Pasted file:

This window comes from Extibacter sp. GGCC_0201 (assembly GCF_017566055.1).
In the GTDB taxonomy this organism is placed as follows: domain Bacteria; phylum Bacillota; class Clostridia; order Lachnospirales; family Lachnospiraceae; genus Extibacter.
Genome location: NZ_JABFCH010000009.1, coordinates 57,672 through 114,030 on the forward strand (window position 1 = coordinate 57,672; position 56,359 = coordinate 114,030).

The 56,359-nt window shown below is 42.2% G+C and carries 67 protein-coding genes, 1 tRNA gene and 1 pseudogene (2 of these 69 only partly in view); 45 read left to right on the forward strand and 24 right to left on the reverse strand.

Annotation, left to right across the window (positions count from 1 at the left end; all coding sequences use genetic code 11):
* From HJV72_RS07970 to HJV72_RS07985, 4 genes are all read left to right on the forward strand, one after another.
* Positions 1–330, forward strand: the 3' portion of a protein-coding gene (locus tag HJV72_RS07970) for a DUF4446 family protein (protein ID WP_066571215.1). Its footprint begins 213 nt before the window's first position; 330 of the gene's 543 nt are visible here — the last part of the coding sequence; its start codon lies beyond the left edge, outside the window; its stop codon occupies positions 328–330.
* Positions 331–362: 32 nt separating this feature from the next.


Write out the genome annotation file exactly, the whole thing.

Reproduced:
This window comes from Extibacter sp. GGCC_0201 (assembly GCF_017566055.1).
In the GTDB taxonomy this organism is placed as follows: domain Bacteria; phylum Bacillota; class Clostridia; order Lachnospirales; family Lachnospiraceae; genus Extibacter.
Genome location: NZ_JABFCH010000009.1, coordinates 57,672 through 114,030 on the forward strand (window position 1 = coordinate 57,672; position 56,359 = coordinate 114,030).

The 56,359-nt window shown below is 42.2% G+C and carries 67 protein-coding genes, 1 tRNA gene and 1 pseudogene (2 of these 69 only partly in view); 45 read left to right on the forward strand and 24 right to left on the reverse strand.

Annotation, left to right across the window (positions count from 1 at the left end; all coding sequences use genetic code 11):
* From HJV72_RS07970 to HJV72_RS07985, 4 genes are all read left to right on the forward strand, one after another.
* Positions 1–330, forward strand: the 3' portion of a protein-coding gene (locus tag HJV72_RS07970) for a DUF4446 family protein (protein ID WP_066571215.1). Its footprint begins 213 nt before the window's first position; 330 of the gene's 543 nt are visible here — the last part of the coding sequence; its start codon lies beyond the left edge, outside the window; its stop codon occupies positions 328–330.
* Positions 331–362: 32 nt separating this feature from the next.